Los Angeles Water and Power is ordered to pay $30 million to a conservation group

Los Angeles is running out of water, and time. Are leaders willing to act?

Water, water everywhere, the best drink on earth, the most precious of all commodities, is running out. Yet only 20 percent of Americans say that they’re taking action now, according to a March survey by the nonprofit Center for Responsive Politics. Only 2 percent say that they’ve called someone about conservation. In the face of the crisis, the people of Los Angeles are not taking the problem seriously and the mayor has been unable to do much about it. But that’s starting to change, reports the Los Angeles Times.

The problem has been going on for years, but has finally caught fire. Los Angeles Water and Power, which manages water and power for Los Angeles, has repeatedly ignored a court order to pay more than $30 million to a group of conservation activists. Last month, The Times reported that in January, Los Angeles County Superior Court Judge Richard T. Rizoria had ordered the utility to pay $30 million in damages and $6 million in attorney fees to the group, the California Rural Water Association.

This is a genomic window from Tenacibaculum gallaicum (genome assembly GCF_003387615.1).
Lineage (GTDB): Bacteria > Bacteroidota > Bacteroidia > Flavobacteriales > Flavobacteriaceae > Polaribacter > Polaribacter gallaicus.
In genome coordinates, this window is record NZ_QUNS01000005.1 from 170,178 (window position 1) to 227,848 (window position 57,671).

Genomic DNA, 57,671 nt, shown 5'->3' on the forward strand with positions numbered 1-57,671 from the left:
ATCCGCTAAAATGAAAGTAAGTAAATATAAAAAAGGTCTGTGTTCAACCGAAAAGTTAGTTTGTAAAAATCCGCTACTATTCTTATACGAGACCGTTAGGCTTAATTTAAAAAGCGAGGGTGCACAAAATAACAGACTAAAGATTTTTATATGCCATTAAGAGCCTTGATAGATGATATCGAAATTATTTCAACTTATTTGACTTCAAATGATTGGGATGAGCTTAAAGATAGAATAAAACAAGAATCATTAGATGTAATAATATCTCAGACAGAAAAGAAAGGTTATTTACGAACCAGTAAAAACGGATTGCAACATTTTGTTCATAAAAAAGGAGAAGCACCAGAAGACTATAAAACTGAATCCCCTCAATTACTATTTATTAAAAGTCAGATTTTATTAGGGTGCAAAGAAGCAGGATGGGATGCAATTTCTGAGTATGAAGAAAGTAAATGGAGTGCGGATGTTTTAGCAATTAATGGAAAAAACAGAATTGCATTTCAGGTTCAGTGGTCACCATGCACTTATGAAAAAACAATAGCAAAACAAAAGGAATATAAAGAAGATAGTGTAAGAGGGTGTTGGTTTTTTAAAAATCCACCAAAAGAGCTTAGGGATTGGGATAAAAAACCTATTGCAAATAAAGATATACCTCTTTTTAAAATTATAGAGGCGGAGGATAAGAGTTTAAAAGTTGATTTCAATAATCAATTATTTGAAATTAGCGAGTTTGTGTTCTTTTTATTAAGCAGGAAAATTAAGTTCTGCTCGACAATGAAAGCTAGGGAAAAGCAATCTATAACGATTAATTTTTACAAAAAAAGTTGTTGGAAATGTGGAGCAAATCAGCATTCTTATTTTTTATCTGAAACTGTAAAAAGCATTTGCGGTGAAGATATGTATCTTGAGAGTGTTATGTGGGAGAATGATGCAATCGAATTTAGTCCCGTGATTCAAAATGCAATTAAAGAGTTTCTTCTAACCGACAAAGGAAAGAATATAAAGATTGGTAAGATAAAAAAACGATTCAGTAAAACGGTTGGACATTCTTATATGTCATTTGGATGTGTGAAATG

So far, the utility has paid only $6 million, and the judge allowed it to keep $6 million more, which is all of the money that was on the hook. But now, the utility has been ordered to pay the balance, too. “We are hoping that this will set a precedent for the court system throughout California,” said attorney David Gold, who represents the conservation group in the case. “We think our position is strong because we brought the suit early on in the process and did a cost-benefit analysis on the benefits and costs.”

The judge ruled in favor of the association even though the utility didn’t pay a dime to the group until December. Although the group filed suit in 2002, the utility has been stalling for four years in paying the damages, since it had no money on the hook. The judge ruled that Los Angeles County should pay the full amount. “At a time when consumers are being held hostage by high energy prices, it is unconscionable that a community like Los Angeles that is at least as water-thirsty as Seattle should have such a high-priced

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